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If you follow the SEO industry at all and care about organic traffic to your website, you might be aware that Google confirmed that they are making meta descriptions almost twice as long as before. They said to Barry Schwartz over at SEroundtable/SearchEngineLand/RustyBrick:
We recently made a change to provide more descriptive and useful snippets, to help people better understand how pages are relevant to their searches. This resulted in snippets becoming slightly longer, on average.
When you search my brand name in Google, you see this:
It’s not super well optimized, but you can see the 3.5 lines of text that Google is choosing to show beneath the link. That is the meta description.
Google makes a lot of updates to search every year (1,000+ is what I’ve heard) across its algorithms/rankings as well as how the search results actually look and function. They’re always testing new things, though many times these do not actually turn out to accomplish what they were hoping (whether that’s better for users or Google is always the question).
It’s extremely rare, though, that Google ends up rolling out something like that that affects so many queries.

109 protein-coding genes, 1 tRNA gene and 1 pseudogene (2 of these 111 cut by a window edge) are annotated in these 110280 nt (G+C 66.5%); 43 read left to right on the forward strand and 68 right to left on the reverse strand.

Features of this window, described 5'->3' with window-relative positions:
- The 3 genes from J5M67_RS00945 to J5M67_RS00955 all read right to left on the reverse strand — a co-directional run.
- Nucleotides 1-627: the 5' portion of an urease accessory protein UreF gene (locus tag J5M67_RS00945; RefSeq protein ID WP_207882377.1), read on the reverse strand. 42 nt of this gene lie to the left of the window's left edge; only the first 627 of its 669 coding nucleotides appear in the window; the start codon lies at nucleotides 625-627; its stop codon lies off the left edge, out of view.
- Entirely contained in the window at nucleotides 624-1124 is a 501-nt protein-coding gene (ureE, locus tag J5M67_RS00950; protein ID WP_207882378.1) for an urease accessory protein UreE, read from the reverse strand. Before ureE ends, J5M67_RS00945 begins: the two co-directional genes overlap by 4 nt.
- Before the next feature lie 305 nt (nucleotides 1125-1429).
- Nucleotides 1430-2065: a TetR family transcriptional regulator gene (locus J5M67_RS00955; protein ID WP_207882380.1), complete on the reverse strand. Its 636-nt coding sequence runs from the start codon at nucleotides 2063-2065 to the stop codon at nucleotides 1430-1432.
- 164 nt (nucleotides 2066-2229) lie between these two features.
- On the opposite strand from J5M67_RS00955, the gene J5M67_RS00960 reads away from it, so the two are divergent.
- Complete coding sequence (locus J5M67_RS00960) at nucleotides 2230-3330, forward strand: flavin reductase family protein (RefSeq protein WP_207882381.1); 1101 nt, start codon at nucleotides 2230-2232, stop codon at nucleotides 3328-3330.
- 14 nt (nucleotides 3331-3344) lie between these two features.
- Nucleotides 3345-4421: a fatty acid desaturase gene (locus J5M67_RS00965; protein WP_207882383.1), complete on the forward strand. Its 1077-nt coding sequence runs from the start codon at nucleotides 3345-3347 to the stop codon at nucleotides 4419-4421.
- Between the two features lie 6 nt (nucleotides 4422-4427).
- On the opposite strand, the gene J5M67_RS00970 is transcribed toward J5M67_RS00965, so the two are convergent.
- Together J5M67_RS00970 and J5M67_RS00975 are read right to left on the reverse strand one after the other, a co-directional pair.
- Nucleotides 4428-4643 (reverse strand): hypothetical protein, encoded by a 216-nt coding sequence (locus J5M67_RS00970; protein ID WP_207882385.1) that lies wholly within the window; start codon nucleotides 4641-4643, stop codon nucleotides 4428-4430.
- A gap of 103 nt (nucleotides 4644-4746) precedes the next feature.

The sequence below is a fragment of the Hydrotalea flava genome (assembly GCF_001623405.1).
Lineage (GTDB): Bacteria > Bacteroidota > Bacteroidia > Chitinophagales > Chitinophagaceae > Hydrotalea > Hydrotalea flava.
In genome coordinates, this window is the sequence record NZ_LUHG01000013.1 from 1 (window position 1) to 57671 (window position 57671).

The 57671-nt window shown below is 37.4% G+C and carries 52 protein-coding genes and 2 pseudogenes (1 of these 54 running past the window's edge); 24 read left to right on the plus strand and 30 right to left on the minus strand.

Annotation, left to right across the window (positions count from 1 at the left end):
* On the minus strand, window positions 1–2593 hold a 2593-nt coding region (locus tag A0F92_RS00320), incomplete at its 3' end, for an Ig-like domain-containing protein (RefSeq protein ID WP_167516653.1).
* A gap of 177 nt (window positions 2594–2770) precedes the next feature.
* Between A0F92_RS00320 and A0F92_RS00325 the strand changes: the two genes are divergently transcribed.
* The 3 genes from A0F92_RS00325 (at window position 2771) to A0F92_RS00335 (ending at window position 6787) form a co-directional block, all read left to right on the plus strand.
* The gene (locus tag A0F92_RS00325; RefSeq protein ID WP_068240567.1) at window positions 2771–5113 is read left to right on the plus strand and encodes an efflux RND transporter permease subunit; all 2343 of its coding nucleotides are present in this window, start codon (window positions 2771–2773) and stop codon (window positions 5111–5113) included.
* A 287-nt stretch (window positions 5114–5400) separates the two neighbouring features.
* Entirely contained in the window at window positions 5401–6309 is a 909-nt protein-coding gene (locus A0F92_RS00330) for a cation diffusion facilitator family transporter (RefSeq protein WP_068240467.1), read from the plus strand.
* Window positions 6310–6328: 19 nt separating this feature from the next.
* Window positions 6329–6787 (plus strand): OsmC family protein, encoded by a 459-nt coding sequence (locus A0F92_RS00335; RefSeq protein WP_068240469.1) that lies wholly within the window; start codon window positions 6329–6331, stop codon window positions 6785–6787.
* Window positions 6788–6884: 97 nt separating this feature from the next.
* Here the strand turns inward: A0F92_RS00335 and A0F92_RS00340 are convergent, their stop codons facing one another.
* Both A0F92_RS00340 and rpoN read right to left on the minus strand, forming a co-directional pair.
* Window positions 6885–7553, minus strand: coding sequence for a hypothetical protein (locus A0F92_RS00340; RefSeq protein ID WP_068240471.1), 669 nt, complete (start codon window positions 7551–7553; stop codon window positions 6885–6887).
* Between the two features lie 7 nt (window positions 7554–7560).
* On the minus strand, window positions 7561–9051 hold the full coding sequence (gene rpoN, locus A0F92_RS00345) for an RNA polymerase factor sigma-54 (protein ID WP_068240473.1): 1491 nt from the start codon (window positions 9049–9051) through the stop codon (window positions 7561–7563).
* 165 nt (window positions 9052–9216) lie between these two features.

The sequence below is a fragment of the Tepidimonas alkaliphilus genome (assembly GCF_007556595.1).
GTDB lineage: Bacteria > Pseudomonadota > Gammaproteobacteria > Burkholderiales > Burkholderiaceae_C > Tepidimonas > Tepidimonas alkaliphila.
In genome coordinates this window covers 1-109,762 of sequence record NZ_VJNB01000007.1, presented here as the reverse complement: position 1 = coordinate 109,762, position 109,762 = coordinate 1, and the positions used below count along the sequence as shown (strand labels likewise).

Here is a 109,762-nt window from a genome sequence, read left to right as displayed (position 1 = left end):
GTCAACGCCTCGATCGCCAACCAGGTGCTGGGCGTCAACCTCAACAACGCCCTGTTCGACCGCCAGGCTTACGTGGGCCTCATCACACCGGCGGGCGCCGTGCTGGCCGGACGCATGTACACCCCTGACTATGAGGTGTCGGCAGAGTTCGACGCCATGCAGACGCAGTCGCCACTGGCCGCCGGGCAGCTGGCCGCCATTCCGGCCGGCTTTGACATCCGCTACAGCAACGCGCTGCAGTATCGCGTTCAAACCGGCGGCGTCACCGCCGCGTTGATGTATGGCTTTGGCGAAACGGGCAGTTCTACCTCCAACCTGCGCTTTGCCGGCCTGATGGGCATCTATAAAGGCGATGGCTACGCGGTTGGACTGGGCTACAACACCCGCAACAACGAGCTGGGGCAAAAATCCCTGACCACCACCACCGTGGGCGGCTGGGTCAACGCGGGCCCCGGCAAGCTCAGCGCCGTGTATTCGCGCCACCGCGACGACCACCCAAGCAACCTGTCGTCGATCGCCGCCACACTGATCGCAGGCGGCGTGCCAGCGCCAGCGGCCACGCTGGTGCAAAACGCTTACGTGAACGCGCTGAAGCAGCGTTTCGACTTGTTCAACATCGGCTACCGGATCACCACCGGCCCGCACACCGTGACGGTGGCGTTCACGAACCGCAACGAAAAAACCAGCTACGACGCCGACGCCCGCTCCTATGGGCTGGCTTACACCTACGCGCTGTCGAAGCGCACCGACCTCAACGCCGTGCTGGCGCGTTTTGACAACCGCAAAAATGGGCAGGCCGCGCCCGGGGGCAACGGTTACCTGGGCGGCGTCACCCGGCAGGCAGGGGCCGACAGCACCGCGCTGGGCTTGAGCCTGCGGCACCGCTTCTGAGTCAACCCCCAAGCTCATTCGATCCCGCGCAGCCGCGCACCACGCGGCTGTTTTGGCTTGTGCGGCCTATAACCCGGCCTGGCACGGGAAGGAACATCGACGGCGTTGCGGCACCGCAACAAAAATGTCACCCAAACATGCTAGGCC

So this leads me to ask – why might they be doing this?
I have a few theories.
Google has long said that their goal is to provide answers as quickly as possible to searchers. For a long time this meant sending them to the right websites, but there are so many issues with how Google ranks sites that this is an ever-present and ever-growing problem. There are simply too many SEOs who know how to game the system well!
Over the last couple of years they’ve been rolling out many different ways to help people get the info they need, such as Answers Boxes:
and answers in Chrome as you search:
and Knowledge Panels:
But why do that when you can use the content that sites have already written and show it to searchers before they even click into the page?
That’s what Google is doing here. They’re crowdsourcing the answers. Even Danny Sullivan, who is in webmaster relations at Google and formerly ran Search Engine Land and its other sites, said that Google is pulling the meta description they want, not the one you’re writing. They even said to not update your meta descriptions!
Yes. It’s not your imagination. Our snippets on Google have gotten slightly longer. And agree with @rustybrick — don’t go expanding your meta description tags. It’s more a dynamic process. https://t.co/O1UTyFeNfA
— Danny Sullivan (@dannysullivan) December 1, 2017
I’m putting on my SEO tin foil hat here, but they’re showing what they think the user wants, and that’s quick answers.
Building out all of the technology required to power Answer Boxes and Knowledge Graphs has been expensive and time consuming for Google, no doubt. I bet it also has not returned the metrics that Google has required for it to show, so they are trying to figure out better ways to accomplish the same goal with fewer resources (time, money, people) put towards it.